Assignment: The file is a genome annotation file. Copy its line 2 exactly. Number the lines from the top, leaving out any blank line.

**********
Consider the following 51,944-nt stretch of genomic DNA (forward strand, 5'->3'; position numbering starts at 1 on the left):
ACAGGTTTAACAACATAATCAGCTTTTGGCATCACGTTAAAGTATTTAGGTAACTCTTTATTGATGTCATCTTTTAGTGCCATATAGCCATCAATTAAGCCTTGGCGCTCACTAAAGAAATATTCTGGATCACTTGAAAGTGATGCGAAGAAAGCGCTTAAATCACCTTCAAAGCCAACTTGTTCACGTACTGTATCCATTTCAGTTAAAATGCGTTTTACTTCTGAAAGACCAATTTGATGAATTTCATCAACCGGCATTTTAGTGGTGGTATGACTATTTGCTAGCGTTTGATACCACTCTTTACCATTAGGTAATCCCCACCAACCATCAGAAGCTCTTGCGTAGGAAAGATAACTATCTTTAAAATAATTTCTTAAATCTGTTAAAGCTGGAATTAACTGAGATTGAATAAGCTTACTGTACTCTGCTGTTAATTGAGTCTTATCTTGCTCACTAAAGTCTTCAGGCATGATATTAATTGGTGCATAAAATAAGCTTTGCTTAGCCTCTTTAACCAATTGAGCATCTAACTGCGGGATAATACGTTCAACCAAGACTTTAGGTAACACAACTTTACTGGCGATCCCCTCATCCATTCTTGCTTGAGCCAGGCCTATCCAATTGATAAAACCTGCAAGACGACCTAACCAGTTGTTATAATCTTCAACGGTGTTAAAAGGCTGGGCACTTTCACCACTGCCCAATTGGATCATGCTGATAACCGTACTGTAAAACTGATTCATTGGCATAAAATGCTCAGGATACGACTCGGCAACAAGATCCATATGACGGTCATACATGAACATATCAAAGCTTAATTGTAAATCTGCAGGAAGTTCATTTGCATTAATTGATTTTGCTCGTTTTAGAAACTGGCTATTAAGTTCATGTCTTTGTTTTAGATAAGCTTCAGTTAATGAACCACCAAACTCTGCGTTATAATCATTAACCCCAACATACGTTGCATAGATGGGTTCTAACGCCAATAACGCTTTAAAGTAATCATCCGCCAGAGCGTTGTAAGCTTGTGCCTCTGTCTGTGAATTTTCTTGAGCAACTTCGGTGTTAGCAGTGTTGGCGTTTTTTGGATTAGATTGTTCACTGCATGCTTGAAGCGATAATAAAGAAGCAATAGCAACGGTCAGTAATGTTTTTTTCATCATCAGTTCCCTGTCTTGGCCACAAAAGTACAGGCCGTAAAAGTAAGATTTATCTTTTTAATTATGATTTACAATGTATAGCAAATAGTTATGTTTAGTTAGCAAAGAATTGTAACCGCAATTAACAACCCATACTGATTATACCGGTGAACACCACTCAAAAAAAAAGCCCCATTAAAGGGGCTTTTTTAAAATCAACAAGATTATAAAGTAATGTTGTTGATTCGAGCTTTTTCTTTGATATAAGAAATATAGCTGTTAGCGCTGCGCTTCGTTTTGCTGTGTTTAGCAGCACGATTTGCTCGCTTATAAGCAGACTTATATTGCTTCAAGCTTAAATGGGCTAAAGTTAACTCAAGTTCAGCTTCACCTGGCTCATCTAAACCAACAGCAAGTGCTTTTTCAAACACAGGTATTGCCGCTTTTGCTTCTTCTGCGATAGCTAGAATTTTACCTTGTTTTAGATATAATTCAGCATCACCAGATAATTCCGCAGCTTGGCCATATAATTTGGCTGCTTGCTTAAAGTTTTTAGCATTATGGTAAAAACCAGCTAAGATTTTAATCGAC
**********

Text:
ACAGGTTTAACAACATAATCAGCTTTTGGCATCACGTTAAAGTATTTAGGTAACTCTTTATTGATGTCATCTTTTAGTGCCATATAGCCATCAATTAAGCCTTGGCGCTCACTAAAGAAATATTCTGGATCACTTGAAAGTGATGCGAAGAAAGCGCTTAAATCACCTTCAAAGCCAACTTGTTCACGTACTGTATCCATTTCAGTTAAAATGCGTTTTACTTCTGAAAGACCAATTTGATGAATTTCATCAACCGGCATTTTAGTGGTGGTATGACTATTTGCTAGCGTTTGATACCACTCTTTACCATTAGGTAATCCCCACCAACCATCAGAAGCTCTTGCGTAGGAAAGATAACTATCTTTAAAATAATTTCTTAAATCTGTTAAAGCTGGAATTAACTGAGATTGAATAAGCTTACTGTACTCTGCTGTTAATTGAGTCTTATCTTGCTCACTAAAGTCTTCAGGCATGATATTAATTGGTGCATAAAATAAGCTTTGCTTAGCCTCTTTAACCAATTGAGCATCTAACTGCGGGATAATACGTTCAACCAAGACTTTAGGTAACACAACTTTACTGGCGATCCCCTCATCCATTCTTGCTTGAGCCAGGCCTATCCAATTGATAAAACCTGCAAGACGACCTAACCAGTTGTTATAATCTTCAACGGTGTTAAAAGGCTGGGCACTTTCACCACTGCCCAATTGGATCATGCTGATAACCGTACTGTAAAACTGATTCATTGGCATAAAATGCTCAGGATACGACTCGGCAACAAGATCCATATGACGGTCATACATGAACATATCAAAGCTTAATTGTAAATCTGCAGGAAGTTCATTTGCATTAATTGATTTTGCTCGTTTTAGAAACTGGCTATTAAGTTCATGTCTTTGTTTTAGATAAGCTTCAGTTAATGAACCACCAAACTCTGCGTTATAATCATTAACCCCAACATACGTTGCATAGATGGGTTCTAACGCCAATAACGCTTTAAAGTAATCATCCGCCAGAGCGTTGTAAGCTTGTGCCTCTGTCTGTGAATTTTCTTGAGCAACTTCGGTGTTAGCAGTGTTGGCGTTTTTTGGATTAGATTGTTCACTGCATGCTTGAAGCGATAATAAAGAAGCAATAGCAACGGTCAGTAATGTTTTTTTCATCATCAGTTCCCTGTCTTGGCCACAAAAGTACAGGCCGTAAAAGTAAGATTTATCTTTTTAATTATGATTTACAATGTATAGCAAATAGTTATGTTTAGTTAGCAAAGAATTGTAACCGCAATTAACAACCCATACTGATTATACCGGTGAACACCACTCAAAAAAAAAGCCCCATTAAAGGGGCTTTTTTAAAATCAACAAGATTATAAAGTAATGTTGTTGATTCGAGCTTTTTCTTTGATATAAGAAATATAGCTGTTAGCGCTGCGCTTCGTTTTGCTGTGTTTAGCAGCACGATTTGCTCGCTTATAAGCAGACTTATATTGCTTCAAGCTTAAATGGGCTAAAGTTAACTCAAGTTCAGCTTCACCTGGCTCATCTAAACCAACAGCAAGTGCTTTTTCAAACACAGGTATTGCCGCTTTTGCTTCTTCTGCGATAGCTAGAATTTTACCTTGTTTTAGATATAATTCAGCATCACCAGATAATTCCGCAGCTTGGCCATATAATTTGGCTGCTTGCTTAAAGTTTTTAGCATTATGGTAAAAACCAGCTAAGATTTTAATCGAC